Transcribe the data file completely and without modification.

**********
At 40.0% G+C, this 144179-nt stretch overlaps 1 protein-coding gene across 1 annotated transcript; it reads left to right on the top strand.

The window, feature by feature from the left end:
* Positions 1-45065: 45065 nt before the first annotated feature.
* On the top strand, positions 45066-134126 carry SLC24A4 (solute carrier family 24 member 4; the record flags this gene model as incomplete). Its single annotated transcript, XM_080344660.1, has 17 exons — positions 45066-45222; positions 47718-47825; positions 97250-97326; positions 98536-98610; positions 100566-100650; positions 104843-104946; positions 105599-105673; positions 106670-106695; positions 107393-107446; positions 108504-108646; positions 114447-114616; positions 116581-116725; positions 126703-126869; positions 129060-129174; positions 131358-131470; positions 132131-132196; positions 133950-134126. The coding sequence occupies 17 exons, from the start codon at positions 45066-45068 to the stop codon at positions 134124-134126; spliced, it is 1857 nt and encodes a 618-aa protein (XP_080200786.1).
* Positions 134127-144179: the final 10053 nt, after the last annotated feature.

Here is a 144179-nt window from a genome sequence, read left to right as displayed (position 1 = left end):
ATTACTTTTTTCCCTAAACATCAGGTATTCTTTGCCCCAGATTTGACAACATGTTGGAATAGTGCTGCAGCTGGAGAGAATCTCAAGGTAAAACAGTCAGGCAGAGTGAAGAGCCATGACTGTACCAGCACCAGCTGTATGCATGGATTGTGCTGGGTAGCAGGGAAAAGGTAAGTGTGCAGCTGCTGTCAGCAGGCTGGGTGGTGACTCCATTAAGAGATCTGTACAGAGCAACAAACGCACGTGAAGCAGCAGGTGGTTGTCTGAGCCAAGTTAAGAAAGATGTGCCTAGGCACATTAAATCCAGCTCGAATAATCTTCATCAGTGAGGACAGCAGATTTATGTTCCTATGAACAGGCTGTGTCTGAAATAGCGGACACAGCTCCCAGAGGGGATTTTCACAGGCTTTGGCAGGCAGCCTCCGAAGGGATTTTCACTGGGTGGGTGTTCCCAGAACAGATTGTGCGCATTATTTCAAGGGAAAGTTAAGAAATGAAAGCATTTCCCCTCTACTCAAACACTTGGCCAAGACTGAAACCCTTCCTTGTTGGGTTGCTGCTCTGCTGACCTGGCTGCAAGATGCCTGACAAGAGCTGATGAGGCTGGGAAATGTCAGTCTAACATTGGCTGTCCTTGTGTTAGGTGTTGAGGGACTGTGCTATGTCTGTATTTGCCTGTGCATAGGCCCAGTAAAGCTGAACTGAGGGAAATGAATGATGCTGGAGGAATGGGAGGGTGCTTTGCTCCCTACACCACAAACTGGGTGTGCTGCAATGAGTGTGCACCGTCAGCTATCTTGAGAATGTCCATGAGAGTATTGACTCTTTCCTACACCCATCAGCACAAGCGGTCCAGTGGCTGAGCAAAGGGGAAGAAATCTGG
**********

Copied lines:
At 40.0% G+C, this 144179-nt stretch overlaps 1 protein-coding gene across 1 annotated transcript; it reads left to right on the top strand.

The window, feature by feature from the left end:
* Positions 1-45065: 45065 nt before the first annotated feature.
* On the top strand, positions 45066-134126 carry SLC24A4 (solute carrier family 24 member 4; the record flags this gene model as incomplete). Its single annotated transcript, XM_080344660.1, has 17 exons — positions 45066-45222; positions 47718-47825; positions 97250-97326; positions 98536-98610; positions 100566-100650; positions 104843-104946; positions 105599-105673; positions 106670-106695; positions 107393-107446; positions 108504-108646; positions 114447-114616; positions 116581-116725; positions 126703-126869; positions 129060-129174; positions 131358-131470; positions 132131-132196; positions 133950-134126. The coding sequence occupies 17 exons, from the start codon at positions 45066-45068 to the stop codon at positions 134124-134126; spliced, it is 1857 nt and encodes a 618-aa protein (XP_080200786.1).
* Positions 134127-144179: the final 10053 nt, after the last annotated feature.

Here is a 144179-nt window from a genome sequence, read left to right as displayed (position 1 = left end):
ATTACTTTTTTCCCTAAACATCAGGTATTCTTTGCCCCAGATTTGACAACATGTTGGAATAGTGCTGCAGCTGGAGAGAATCTCAAGGTAAAACAGTCAGGCAGAGTGAAGAGCCATGACTGTACCAGCACCAGCTGTATGCATGGATTGTGCTGGGTAGCAGGGAAAAGGTAAGTGTGCAGCTGCTGTCAGCAGGCTGGGTGGTGACTCCATTAAGAGATCTGTACAGAGCAACAAACGCACGTGAAGCAGCAGGTGGTTGTCTGAGCCAAGTTAAGAAAGATGTGCCTAGGCACATTAAATCCAGCTCGAATAATCTTCATCAGTGAGGACAGCAGATTTATGTTCCTATGAACAGGCTGTGTCTGAAATAGCGGACACAGCTCCCAGAGGGGATTTTCACAGGCTTTGGCAGGCAGCCTCCGAAGGGATTTTCACTGGGTGGGTGTTCCCAGAACAGATTGTGCGCATTATTTCAAGGGAAAGTTAAGAAATGAAAGCATTTCCCCTCTACTCAAACACTTGGCCAAGACTGAAACCCTTCCTTGTTGGGTTGCTGCTCTGCTGACCTGGCTGCAAGATGCCTGACAAGAGCTGATGAGGCTGGGAAATGTCAGTCTAACATTGGCTGTCCTTGTGTTAGGTGTTGAGGGACTGTGCTATGTCTGTATTTGCCTGTGCATAGGCCCAGTAAAGCTGAACTGAGGGAAATGAATGATGCTGGAGGAATGGGAGGGTGCTTTGCTCCCTACACCACAAACTGGGTGTGCTGCAATGAGTGTGCACCGTCAGCTATCTTGAGAATGTCCATGAGAGTATTGACTCTTTCCTACACCCATCAGCACAAGCGGTCCAGTGGCTGAGCAAAGGGGAAGAAATCTGG